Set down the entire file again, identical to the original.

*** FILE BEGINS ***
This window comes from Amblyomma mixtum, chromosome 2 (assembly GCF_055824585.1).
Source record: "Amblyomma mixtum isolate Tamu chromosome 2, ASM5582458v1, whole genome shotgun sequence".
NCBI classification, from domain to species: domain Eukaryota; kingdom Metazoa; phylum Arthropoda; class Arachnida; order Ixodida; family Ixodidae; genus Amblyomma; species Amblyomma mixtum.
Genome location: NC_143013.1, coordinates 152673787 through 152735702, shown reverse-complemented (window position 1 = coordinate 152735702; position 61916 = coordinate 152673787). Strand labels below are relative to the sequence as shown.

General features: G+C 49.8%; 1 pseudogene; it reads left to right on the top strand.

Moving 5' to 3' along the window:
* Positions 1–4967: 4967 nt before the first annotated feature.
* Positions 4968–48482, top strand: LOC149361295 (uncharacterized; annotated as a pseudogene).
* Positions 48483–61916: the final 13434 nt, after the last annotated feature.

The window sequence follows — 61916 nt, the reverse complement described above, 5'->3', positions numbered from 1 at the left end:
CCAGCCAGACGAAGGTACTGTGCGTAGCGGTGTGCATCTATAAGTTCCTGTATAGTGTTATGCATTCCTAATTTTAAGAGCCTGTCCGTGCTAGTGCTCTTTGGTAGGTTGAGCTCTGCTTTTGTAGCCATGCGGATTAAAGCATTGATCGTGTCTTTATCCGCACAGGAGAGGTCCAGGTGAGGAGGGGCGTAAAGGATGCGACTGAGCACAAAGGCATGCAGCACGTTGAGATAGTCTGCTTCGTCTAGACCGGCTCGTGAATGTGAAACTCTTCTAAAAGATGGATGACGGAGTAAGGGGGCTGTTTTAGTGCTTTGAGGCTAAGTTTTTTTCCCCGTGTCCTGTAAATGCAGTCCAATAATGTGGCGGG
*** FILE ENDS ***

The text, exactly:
This window comes from Amblyomma mixtum, chromosome 2 (assembly GCF_055824585.1).
Source record: "Amblyomma mixtum isolate Tamu chromosome 2, ASM5582458v1, whole genome shotgun sequence".
NCBI classification, from domain to species: domain Eukaryota; kingdom Metazoa; phylum Arthropoda; class Arachnida; order Ixodida; family Ixodidae; genus Amblyomma; species Amblyomma mixtum.
Genome location: NC_143013.1, coordinates 152673787 through 152735702, shown reverse-complemented (window position 1 = coordinate 152735702; position 61916 = coordinate 152673787). Strand labels below are relative to the sequence as shown.

General features: G+C 49.8%; 1 pseudogene; it reads left to right on the top strand.

Moving 5' to 3' along the window:
* Positions 1–4967: 4967 nt before the first annotated feature.
* Positions 4968–48482, top strand: LOC149361295 (uncharacterized; annotated as a pseudogene).
* Positions 48483–61916: the final 13434 nt, after the last annotated feature.

The window sequence follows — 61916 nt, the reverse complement described above, 5'->3', positions numbered from 1 at the left end:
CCAGCCAGACGAAGGTACTGTGCGTAGCGGTGTGCATCTATAAGTTCCTGTATAGTGTTATGCATTCCTAATTTTAAGAGCCTGTCCGTGCTAGTGCTCTTTGGTAGGTTGAGCTCTGCTTTTGTAGCCATGCGGATTAAAGCATTGATCGTGTCTTTATCCGCACAGGAGAGGTCCAGGTGAGGAGGGGCGTAAAGGATGCGACTGAGCACAAAGGCATGCAGCACGTTGAGATAGTCTGCTTCGTCTAGACCGGCTCGTGAATGTGAAACTCTTCTAAAAGATGGATGACGGAGTAAGGGGGCTGTTTTAGTGCTTTGAGGCTAAGTTTTTTTCCCCGTGTCCTGTAAATGCAGTCCAATAATGTGGCGGG